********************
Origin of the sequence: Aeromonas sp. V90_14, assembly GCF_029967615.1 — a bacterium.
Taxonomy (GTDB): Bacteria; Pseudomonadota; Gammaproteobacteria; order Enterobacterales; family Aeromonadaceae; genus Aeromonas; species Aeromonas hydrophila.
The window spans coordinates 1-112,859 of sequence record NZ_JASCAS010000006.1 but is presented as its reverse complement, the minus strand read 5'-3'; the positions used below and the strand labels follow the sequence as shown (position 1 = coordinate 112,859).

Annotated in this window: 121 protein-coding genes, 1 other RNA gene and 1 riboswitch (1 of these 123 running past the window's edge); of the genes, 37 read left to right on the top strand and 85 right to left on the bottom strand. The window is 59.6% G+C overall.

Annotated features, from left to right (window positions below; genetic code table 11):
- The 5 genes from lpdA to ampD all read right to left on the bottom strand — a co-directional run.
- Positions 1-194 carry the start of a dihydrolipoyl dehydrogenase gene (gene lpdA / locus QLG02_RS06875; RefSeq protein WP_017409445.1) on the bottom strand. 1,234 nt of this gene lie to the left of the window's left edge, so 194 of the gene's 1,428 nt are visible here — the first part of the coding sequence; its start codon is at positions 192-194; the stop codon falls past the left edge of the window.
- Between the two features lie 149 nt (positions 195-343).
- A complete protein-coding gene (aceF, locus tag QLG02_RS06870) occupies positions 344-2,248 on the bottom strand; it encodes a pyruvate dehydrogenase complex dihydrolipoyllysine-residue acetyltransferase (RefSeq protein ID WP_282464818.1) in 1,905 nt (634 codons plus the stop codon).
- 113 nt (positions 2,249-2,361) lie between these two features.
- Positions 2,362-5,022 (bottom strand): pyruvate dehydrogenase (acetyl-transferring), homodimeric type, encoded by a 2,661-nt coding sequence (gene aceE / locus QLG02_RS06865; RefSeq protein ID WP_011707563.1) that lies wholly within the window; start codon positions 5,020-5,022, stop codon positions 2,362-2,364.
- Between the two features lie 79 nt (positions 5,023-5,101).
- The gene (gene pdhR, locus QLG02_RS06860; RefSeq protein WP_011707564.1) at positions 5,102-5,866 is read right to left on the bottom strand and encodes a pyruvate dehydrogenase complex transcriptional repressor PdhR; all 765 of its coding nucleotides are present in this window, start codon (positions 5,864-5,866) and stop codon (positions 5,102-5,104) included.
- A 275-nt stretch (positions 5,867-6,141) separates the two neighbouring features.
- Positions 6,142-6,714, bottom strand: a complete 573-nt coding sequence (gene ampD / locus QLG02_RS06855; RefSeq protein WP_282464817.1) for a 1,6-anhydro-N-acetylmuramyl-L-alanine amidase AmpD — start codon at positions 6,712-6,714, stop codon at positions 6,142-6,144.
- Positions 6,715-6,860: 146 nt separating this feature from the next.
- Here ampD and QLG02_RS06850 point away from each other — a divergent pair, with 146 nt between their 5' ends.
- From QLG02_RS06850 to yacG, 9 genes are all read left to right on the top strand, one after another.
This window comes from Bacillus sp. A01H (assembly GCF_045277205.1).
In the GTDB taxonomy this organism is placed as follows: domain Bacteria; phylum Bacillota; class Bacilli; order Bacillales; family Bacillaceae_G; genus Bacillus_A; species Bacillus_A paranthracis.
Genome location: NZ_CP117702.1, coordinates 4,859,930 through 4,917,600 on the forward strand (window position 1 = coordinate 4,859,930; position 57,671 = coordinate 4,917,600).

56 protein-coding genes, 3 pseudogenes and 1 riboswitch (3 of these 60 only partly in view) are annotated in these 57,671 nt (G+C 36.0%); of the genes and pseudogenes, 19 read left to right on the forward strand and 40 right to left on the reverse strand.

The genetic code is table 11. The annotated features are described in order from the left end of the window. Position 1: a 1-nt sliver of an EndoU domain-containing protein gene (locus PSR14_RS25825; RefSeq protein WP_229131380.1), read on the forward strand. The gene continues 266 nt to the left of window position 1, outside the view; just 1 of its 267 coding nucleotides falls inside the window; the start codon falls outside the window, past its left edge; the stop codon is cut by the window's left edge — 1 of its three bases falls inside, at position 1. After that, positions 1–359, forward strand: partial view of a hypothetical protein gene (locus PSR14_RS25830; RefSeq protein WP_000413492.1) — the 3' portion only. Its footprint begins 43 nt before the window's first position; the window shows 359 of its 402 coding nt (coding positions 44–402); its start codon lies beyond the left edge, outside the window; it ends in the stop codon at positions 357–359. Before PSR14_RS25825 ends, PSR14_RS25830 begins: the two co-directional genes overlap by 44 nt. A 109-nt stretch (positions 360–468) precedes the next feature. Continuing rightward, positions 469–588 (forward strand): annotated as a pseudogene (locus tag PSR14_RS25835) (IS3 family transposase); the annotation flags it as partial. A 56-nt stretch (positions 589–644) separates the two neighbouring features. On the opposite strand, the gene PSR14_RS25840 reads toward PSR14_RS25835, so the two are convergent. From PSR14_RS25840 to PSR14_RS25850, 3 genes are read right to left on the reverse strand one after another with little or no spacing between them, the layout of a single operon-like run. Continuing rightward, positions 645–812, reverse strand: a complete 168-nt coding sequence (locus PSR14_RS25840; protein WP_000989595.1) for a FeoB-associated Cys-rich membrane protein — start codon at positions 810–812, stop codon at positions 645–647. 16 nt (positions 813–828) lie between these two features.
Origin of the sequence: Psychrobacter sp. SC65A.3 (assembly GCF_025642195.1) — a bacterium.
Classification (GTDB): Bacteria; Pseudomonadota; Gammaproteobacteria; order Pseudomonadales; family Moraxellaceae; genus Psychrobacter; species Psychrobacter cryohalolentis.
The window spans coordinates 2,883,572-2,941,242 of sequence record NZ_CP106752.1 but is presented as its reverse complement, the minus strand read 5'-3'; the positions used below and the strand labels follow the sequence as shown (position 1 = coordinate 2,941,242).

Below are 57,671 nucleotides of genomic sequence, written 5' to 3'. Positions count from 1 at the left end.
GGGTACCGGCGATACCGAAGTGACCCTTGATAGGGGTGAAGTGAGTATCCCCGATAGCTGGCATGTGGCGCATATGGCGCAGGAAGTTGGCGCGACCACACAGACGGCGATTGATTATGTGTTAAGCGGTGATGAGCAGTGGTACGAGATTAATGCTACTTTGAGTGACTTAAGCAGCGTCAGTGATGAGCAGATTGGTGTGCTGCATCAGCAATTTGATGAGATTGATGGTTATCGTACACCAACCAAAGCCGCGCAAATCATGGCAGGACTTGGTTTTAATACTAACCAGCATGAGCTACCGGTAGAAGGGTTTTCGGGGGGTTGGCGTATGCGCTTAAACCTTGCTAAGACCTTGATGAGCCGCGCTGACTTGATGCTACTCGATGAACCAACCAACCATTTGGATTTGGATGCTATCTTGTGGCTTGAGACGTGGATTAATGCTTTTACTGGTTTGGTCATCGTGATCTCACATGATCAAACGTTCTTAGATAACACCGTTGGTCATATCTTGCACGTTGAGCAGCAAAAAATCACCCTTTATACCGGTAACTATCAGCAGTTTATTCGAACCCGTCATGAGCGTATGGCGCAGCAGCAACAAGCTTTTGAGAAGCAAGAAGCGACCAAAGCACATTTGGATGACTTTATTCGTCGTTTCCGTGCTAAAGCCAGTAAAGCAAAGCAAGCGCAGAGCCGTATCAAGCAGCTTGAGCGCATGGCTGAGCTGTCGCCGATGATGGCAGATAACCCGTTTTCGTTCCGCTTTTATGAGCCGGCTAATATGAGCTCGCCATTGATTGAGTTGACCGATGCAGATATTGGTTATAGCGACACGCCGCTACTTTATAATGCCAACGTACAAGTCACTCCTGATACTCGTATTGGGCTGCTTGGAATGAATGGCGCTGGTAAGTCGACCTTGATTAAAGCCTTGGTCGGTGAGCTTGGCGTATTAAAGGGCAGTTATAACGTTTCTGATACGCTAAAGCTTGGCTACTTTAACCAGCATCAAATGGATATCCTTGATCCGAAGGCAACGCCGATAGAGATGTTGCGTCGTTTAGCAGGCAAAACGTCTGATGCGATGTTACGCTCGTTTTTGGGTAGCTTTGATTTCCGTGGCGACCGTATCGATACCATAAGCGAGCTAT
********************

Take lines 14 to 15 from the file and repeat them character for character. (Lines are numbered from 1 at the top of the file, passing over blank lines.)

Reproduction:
- A 275-nt stretch (positions 5,867-6,141) separates the two neighbouring features.
- Positions 6,142-6,714, bottom strand: a complete 573-nt coding sequence (gene ampD / locus QLG02_RS06855; RefSeq protein WP_282464817.1) for a 1,6-anhydro-N-acetylmuramyl-L-alanine amidase AmpD — start codon at positions 6,712-6,714, stop codon at positions 6,142-6,144.